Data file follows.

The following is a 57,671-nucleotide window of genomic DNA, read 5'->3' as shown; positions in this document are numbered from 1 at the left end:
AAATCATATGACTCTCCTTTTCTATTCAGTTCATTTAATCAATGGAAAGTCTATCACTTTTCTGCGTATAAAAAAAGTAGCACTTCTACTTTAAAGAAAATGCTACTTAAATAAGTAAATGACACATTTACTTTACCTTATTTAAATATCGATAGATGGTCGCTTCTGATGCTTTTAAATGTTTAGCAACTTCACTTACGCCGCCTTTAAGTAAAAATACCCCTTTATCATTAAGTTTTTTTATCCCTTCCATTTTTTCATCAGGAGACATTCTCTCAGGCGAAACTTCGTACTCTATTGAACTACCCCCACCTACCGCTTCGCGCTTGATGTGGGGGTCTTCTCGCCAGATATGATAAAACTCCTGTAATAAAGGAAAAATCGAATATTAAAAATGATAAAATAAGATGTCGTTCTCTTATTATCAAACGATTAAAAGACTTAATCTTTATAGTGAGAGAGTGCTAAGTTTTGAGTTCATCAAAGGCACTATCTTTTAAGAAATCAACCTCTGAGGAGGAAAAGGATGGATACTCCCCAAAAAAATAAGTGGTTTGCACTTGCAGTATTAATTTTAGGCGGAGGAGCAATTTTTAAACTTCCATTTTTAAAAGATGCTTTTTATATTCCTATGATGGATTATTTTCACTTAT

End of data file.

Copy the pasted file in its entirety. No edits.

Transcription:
The following is a 57,671-nucleotide window of genomic DNA, read 5'->3' as shown; positions in this document are numbered from 1 at the left end:
AAATCATATGACTCTCCTTTTCTATTCAGTTCATTTAATCAATGGAAAGTCTATCACTTTTCTGCGTATAAAAAAAGTAGCACTTCTACTTTAAAGAAAATGCTACTTAAATAAGTAAATGACACATTTACTTTACCTTATTTAAATATCGATAGATGGTCGCTTCTGATGCTTTTAAATGTTTAGCAACTTCACTTACGCCGCCTTTAAGTAAAAATACCCCTTTATCATTAAGTTTTTTTATCCCTTCCATTTTTTCATCAGGAGACATTCTCTCAGGCGAAACTTCGTACTCTATTGAACTACCCCCACCTACCGCTTCGCGCTTGATGTGGGGGTCTTCTCGCCAGATATGATAAAACTCCTGTAATAAAGGAAAAATCGAATATTAAAAATGATAAAATAAGATGTCGTTCTCTTATTATCAAACGATTAAAAGACTTAATCTTTATAGTGAGAGAGTGCTAAGTTTTGAGTTCATCAAAGGCACTATCTTTTAAGAAATCAACCTCTGAGGAGGAAAAGGATGGATACTCCCCAAAAAAATAAGTGGTTTGCACTTGCAGTATTAATTTTAGGCGGAGGAGCAATTTTTAAACTTCCATTTTTAAAAGATGCTTTTTATATTCCTATGATGGATTATTTTCACTTAT